The series discusses: Army unit whose members have been accused of at least 10 murders in the past several years highlights the risks of prolonged warfare.

"In August 2007, Louis Bressler, 24, robbed and shot a soldier he picked up on a street in Colorado Springs. In December 2007, Bressler and fellow soldiers Bruce Bastien Jr., 21, and Kenneth Eastridge, 24, left the bullet-riddled body of a soldier from their unit on a west-side street. In May and June 2008, police say Rudolfo Torres-Gandarilla, 20, and Jomar Falu-Vives, 23, drove around with an assault rifle, randomly shooting people. In September 2008, police say John Needham, 25, beat a former girlfriend to death. Most of the killers were from a single 500-soldier unit within the brigade called the 2nd Battalion, 12th Infantry Regiment, which nicknamed itself the "Lethal Warriors.

Second Note:
Eckholm, Erik. 2009. "For Veterans, a Weekend Pass From Homelessness." New York Times (26 July): p. A 13.

"The future mix of homeless veterans was signaled here last weekend at Stand Down, an annual three-day tent city that provides respite and aid to former members of the armed forces whose lives have collapsed. The number of homeless veterans who made their way to a high school's athletic fields for the gathering reached a record high, some 950 compared with last year's record of 830. The job-devouring recession is pushing up the numbers, but organizers said they were also starting to see younger veterans of the Iraq and Afghanistan wars, some with traumatic brain injuries or psychological stresses, who had fallen through the safety nets with unusual speed."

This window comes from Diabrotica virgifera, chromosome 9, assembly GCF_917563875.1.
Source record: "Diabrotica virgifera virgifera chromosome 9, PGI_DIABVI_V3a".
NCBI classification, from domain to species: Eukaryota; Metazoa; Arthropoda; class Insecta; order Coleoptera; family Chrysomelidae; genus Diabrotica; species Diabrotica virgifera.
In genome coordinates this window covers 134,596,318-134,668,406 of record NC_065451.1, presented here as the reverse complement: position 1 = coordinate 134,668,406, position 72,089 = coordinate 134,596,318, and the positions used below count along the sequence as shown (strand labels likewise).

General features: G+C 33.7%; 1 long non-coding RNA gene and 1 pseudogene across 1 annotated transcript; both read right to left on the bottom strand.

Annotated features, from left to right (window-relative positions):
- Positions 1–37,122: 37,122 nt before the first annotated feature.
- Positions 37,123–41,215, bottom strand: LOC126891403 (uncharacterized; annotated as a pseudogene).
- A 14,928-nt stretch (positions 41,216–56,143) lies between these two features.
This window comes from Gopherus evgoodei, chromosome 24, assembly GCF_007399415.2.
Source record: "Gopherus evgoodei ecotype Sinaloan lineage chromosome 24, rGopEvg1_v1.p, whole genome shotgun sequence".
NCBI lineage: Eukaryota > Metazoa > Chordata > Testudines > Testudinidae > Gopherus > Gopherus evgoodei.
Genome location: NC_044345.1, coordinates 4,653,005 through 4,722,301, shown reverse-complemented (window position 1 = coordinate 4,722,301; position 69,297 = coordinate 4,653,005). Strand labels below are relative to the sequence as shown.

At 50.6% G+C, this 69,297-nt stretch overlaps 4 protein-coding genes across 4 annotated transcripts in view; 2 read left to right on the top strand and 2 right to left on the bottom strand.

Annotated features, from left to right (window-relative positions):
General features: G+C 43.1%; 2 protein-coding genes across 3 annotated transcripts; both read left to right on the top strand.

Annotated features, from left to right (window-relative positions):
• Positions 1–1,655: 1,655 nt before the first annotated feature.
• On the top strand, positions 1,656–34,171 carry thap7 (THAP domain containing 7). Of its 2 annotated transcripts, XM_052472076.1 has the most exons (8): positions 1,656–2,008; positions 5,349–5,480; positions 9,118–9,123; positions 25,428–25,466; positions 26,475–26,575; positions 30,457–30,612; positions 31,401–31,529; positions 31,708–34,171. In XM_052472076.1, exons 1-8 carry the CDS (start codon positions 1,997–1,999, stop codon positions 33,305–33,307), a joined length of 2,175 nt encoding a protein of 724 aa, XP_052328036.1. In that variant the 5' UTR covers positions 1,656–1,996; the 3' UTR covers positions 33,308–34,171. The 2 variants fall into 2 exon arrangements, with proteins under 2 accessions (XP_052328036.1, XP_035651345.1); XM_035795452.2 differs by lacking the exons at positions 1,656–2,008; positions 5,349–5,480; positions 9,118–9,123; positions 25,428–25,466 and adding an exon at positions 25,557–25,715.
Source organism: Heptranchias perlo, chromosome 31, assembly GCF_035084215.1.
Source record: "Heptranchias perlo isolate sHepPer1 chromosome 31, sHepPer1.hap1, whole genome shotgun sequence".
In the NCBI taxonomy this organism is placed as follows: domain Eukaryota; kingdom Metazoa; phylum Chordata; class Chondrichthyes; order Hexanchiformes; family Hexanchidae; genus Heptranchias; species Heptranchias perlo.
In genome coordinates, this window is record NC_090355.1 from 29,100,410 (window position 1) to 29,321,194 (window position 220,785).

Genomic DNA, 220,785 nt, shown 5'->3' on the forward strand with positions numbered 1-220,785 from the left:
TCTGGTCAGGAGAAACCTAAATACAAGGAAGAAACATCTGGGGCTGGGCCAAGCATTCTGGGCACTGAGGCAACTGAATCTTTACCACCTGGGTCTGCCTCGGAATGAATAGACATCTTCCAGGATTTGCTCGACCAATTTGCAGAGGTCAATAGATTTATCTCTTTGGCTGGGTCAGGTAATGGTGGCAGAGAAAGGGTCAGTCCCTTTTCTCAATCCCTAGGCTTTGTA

"According to V.A. estimates, the overall number of homeless veterans declined in recent years, from about 250,000 who lacked shelter at some point in 2006 to perhaps 200,000 last year. The share of women is climbing, and while they account for 4 percent of all homeless veterans, they make up 9 percent of those under 45, said Pete Dougherty, director of homeless programs at the department. The agency has so far detected about 3,700 homeless veterans who served in Iraq and Afghanistan, but with one million troops now home from these regions and more returning every week, Mr. Dougherty said, that figure is sure to climb. In an ominous harbinger, a recent study found that more than one-third of Iraq and Afghanistan war veterans who enrolled in the veterans' health system since 2001 had already displayed post-traumatic stress disorder, depression or other mental health problems."

Third Note:
Lorber, Janie. 2009. "Report Sees Agent Orange Link to More Illnesses." New York Times (25 July): p. A 12.